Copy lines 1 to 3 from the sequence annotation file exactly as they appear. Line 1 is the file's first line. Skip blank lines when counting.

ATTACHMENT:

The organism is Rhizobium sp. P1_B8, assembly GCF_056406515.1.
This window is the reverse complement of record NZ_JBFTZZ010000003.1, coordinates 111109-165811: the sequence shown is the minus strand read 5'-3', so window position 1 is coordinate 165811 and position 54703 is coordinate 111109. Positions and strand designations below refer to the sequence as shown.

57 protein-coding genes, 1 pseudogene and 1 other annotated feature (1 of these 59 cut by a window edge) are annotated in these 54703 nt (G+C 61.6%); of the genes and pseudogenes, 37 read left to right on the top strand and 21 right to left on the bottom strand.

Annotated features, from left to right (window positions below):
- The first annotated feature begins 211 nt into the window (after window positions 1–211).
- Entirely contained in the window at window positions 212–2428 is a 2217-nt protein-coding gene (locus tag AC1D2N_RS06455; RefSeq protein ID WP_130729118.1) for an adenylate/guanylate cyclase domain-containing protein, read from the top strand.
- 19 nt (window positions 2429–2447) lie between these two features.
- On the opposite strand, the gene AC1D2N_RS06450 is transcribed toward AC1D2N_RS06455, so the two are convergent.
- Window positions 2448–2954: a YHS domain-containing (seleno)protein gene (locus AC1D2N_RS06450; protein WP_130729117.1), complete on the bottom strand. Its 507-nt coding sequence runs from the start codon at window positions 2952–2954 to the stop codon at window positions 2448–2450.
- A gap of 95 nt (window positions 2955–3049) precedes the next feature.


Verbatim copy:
The organism is Rhizobium sp. P1_B8, assembly GCF_056406515.1.
This window is the reverse complement of record NZ_JBFTZZ010000003.1, coordinates 111109-165811: the sequence shown is the minus strand read 5'-3', so window position 1 is coordinate 165811 and position 54703 is coordinate 111109. Positions and strand designations below refer to the sequence as shown.

57 protein-coding genes, 1 pseudogene and 1 other annotated feature (1 of these 59 cut by a window edge) are annotated in these 54703 nt (G+C 61.6%); of the genes and pseudogenes, 37 read left to right on the top strand and 21 right to left on the bottom strand.